In December, the United Nations Security Council adopted itsfirst resolution on youth as peacebuilders, not just as perpetrators or victims of conflict. It was historic,United Nations Youth Envoy Ahmad Alhendawi told Devex, and indicative of a kind of “youth spring” in the development sector, where the narrative is slowly shifting from young people as problem, to potential solution.
Numbering 3.5 billion, or half the global population, young people can no longer be sidelined. India alone has 800 million citizens under the age of 35 — a generation that could “make or break the Sustainable Development Goals,” Alhendawi said. There is huge opportunity in Africa too, where40 percent of the world’s children will reside by 2050. Yet, according to Reeta Roy, president and CEO of The MasterCard Foundation, “without significant investment in education, leadership and community engagement, we will not fully reap the impact of that massive demographic shift.”
More than just cashing in on this demographic dividend, youth-ledRestless Development wants more emphasis on young people’s active agency in their futures. Not, however, “participation for the sake of it,” said Mark Nowottny, the nongovernmental organization’s director of influence and strategy, but “participation that actually improves development outcomes.”
How do we make this happen?
Whether this generation can sustainably earn an income “will be the difference between eradicating extreme poverty or not,” said William Reese, president and CEO of theInternational Youth Foundation. More immediately, decent prospects mean safety and stability: In Medellín, Colombia, the city’s former mayor calls an IYF employability scheme his peace program, according to Reese. But though the shortage of positive youth opportunities has clear implications for society, John Hamre, president at the CSIS believes that we’ve so far paid “relatively little attention” to the issue.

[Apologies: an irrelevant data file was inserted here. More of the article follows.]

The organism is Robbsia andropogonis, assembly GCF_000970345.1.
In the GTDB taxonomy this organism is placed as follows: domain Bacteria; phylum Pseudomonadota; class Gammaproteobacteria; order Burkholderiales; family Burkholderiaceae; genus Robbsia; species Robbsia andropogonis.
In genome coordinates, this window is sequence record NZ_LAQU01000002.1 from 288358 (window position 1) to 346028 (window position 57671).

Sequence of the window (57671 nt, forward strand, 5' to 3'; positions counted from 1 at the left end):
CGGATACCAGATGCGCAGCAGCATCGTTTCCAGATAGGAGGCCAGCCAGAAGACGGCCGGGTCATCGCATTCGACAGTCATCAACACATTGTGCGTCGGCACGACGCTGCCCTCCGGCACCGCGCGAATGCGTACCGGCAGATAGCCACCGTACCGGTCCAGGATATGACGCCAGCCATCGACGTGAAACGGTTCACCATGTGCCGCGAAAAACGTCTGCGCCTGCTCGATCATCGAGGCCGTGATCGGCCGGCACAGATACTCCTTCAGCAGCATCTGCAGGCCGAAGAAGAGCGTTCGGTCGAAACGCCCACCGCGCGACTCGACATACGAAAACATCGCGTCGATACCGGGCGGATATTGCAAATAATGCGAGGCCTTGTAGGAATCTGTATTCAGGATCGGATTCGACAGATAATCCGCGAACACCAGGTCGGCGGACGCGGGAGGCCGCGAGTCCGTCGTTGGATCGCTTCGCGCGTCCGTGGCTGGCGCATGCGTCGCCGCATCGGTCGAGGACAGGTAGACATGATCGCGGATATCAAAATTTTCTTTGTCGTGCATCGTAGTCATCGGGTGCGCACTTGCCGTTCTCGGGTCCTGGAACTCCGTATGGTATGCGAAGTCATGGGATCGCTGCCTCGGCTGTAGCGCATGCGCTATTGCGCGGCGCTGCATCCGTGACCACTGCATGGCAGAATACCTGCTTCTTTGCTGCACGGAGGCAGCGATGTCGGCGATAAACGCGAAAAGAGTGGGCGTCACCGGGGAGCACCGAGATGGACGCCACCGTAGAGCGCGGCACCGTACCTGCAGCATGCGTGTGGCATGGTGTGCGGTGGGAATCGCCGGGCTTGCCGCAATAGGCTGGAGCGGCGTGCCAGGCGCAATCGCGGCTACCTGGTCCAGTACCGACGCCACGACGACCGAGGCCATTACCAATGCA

20 percent of all youth in developing countries are not in education, employment or training — the so-called NEETs — while, at the same time, employers can’t source the skilled workforce they need. To tackle this mismatch, said Roy, we need to better understand where the growth is and ensure young people have a “line of sight” to the opportunities. Retail or hospitality — upwardly mobile industries with low barriers to entry — are one place to start, said Reese: Research by IYF in 2013 found that the travel and tourism sector alone would need over 70 million new people by 2022.
Involving young people in livelihoods programming, from design to evaluation, would improve their quality and relevance. Support services need to account for today’s reality — mixed livelihoods and the rise in informal, part-time and precarious work — for example, providing training relevant to both formal and nonformal sectors.
Measures of success could be more realistic: looking solely at jobs created or training completed misses part of the picture, Roy said, since a new employee may also work part-time elsewhere or run a business. One underused metric is an individual’s mindset and confidence — “a powerful measure” of their ability to handle transitions in the future.
Space to develop
Employability programs such as IYF’sPassport to Success, used in 40 countries, focus on the life skills employers demand. But such skills are equally important for civic leadership, said Roy. The MasterCard Foundation’sScholars Program supports the transition into work with an emphasis on transferable skills such as framing problems or setting goals; participants further develop these through the program’s community service component.
Young people also gain valuable experience within their movements and organizations — yet these are among the least-funded civil society groups, said Alhendawi, partly because they are seen as not professional enough to handle financing. Where that’s the case, donors could support their fundraising skills or financial strategies.
And they could provide more flexible funding too, said Sarah Huxley, an independent children and youth rights expert, for example through pooled funding mechanisms that could also draw on donors’ different fields of expertise. Working with partners or intermediaries can make financing more inclusive: theFRIDA Young Feminist Fund, for example, prioritizes grantees usually excluded from donor funding, including nonregistered groups.